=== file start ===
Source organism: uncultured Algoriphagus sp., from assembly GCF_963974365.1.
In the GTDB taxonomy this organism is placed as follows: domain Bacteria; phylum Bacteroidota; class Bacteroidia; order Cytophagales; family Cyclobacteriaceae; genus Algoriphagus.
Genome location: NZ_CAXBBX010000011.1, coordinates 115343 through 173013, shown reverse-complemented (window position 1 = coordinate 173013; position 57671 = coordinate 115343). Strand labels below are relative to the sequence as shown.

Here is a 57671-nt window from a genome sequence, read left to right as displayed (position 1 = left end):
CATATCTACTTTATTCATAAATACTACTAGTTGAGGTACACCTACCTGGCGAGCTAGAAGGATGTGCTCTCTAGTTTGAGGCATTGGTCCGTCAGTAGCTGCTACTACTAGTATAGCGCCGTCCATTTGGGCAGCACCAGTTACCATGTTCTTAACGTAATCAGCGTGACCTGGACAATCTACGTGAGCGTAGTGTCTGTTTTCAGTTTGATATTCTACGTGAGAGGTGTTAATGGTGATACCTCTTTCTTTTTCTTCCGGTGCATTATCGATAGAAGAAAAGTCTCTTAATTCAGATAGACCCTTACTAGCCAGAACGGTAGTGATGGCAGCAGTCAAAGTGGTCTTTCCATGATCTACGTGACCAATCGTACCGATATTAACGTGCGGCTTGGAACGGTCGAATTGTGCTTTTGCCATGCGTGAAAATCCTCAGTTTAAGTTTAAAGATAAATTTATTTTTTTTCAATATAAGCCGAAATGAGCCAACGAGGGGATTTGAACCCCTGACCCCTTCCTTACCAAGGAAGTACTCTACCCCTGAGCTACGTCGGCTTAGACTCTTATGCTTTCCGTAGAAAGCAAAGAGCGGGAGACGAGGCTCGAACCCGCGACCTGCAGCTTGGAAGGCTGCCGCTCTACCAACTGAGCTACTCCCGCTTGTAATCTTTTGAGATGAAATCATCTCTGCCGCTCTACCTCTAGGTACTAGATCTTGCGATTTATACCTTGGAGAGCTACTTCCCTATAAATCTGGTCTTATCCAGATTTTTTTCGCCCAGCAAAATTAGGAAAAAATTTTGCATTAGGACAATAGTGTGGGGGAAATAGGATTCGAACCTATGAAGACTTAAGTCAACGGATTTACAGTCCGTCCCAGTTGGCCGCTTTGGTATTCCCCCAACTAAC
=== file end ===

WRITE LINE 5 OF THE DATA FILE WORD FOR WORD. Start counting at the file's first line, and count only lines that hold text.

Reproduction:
CATATCTACTTTATTCATAAATACTACTAGTTGAGGTACACCTACCTGGCGAGCTAGAAGGATGTGCTCTCTAGTTTGAGGCATTGGTCCGTCAGTAGCTGCTACTACTAGTATAGCGCCGTCCATTTGGGCAGCACCAGTTACCATGTTCTTAACGTAATCAGCGTGACCTGGACAATCTACGTGAGCGTAGTGTCTGTTTTCAGTTTGATATTCTACGTGAGAGGTGTTAATGGTGATACCTCTTTCTTTTTCTTCCGGTGCATTATCGATAGAAGAAAAGTCTCTTAATTCAGATAGACCCTTACTAGCCAGAACGGTAGTGATGGCAGCAGTCAAAGTGGTCTTTCCATGATCTACGTGACCAATCGTACCGATATTAACGTGCGGCTTGGAACGGTCGAATTGTGCTTTTGCCATGCGTGAAAATCCTCAGTTTAAGTTTAAAGATAAATTTATTTTTTTTCAATATAAGCCGAAATGAGCCAACGAGGGGATTTGAACCCCTGACCCCTTCCTTACCAAGGAAGTACTCTACCCCTGAGCTACGTCGGCTTAGACTCTTATGCTTTCCGTAGAAAGCAAAGAGCGGGAGACGAGGCTCGAACCCGCGACCTGCAGCTTGGAAGGCTGCCGCTCTACCAACTGAGCTACTCCCGCTTGTAATCTTTTGAGATGAAATCATCTCTGCCGCTCTACCTCTAGGTACTAGATCTTGCGATTTATACCTTGGAGAGCTACTTCCCTATAAATCTGGTCTTATCCAGATTTTTTTCGCCCAGCAAAATTAGGAAAAAATTTTGCATTAGGACAATAGTGTGGGGGAAATAGGATTCGAACCTATGAAGACTTAAGTCAACGGATTTACAGTCCGTCCCAGTTGGCCGCTTTGGTATTCCCCCAACTAAC